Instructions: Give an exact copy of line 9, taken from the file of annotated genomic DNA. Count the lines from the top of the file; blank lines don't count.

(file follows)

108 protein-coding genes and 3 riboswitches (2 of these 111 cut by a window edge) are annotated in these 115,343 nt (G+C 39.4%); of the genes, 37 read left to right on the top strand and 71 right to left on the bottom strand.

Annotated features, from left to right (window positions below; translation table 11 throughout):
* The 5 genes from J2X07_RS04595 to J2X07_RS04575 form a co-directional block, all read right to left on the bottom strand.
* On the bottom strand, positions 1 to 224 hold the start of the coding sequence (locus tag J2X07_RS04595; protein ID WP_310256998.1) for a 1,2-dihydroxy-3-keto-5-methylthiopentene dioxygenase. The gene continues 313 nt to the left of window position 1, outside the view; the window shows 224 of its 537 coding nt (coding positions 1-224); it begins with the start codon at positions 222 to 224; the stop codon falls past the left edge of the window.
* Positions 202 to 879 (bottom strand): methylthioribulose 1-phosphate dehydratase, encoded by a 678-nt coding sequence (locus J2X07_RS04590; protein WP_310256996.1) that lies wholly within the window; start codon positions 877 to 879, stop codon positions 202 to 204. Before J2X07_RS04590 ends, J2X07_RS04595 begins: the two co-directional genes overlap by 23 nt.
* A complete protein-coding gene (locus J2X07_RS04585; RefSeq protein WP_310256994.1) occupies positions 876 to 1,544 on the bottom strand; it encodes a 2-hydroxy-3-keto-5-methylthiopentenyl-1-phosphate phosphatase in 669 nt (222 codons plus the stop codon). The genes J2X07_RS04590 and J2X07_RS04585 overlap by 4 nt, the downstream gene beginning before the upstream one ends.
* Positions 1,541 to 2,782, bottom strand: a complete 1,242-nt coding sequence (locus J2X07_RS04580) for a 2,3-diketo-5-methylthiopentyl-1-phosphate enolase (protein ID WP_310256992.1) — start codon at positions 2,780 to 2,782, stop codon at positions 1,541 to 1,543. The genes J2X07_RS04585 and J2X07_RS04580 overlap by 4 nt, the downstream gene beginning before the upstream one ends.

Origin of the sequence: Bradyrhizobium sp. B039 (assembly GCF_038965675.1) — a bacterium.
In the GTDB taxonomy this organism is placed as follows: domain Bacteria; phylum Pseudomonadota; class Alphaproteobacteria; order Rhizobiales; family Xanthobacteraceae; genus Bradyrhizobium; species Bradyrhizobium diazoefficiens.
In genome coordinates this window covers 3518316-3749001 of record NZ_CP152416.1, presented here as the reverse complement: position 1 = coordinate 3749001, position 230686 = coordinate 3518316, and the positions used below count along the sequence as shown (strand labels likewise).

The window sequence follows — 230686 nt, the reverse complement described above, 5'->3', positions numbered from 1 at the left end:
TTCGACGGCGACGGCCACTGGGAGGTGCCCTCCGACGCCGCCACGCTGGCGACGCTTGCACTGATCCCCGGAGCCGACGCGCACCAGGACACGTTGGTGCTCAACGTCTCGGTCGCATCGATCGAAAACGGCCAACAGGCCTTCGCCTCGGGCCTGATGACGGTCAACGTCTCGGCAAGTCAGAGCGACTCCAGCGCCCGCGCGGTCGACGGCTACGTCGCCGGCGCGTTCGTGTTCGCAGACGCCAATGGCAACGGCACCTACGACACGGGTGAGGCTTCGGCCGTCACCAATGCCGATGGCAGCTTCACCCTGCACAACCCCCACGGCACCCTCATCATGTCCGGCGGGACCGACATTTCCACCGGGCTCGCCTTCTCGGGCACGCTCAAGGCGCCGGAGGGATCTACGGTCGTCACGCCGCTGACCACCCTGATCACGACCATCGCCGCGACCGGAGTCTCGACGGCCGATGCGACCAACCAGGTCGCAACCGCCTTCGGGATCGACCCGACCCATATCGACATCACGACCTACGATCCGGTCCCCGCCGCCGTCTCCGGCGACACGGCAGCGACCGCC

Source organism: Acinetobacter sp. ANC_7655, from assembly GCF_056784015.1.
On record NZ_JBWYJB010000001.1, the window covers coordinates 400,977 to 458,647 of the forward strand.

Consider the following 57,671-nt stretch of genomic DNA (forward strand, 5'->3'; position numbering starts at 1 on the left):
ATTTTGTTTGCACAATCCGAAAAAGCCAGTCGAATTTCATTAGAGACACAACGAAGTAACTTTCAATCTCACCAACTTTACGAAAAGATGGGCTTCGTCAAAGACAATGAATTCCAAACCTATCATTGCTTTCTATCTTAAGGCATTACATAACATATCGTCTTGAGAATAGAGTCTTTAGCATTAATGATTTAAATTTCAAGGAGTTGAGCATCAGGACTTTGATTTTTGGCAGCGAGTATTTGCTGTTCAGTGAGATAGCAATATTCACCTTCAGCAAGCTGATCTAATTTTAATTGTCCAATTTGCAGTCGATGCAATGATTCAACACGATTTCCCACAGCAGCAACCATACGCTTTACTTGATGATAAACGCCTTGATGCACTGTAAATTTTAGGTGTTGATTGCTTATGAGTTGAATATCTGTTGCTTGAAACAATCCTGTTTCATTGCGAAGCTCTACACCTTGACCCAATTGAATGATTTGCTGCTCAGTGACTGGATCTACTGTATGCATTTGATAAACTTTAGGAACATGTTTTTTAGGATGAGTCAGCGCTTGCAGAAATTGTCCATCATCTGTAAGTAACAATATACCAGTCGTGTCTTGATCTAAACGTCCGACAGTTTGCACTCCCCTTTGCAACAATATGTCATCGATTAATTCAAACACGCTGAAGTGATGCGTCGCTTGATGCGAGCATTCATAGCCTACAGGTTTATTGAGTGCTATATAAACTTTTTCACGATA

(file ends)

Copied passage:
In the GTDB taxonomy this organism is placed as follows: domain Bacteria; phylum Pseudomonadota; class Alphaproteobacteria; order Rhizobiales; family Xanthobacteraceae; genus Bradyrhizobium; species Bradyrhizobium diazoefficiens.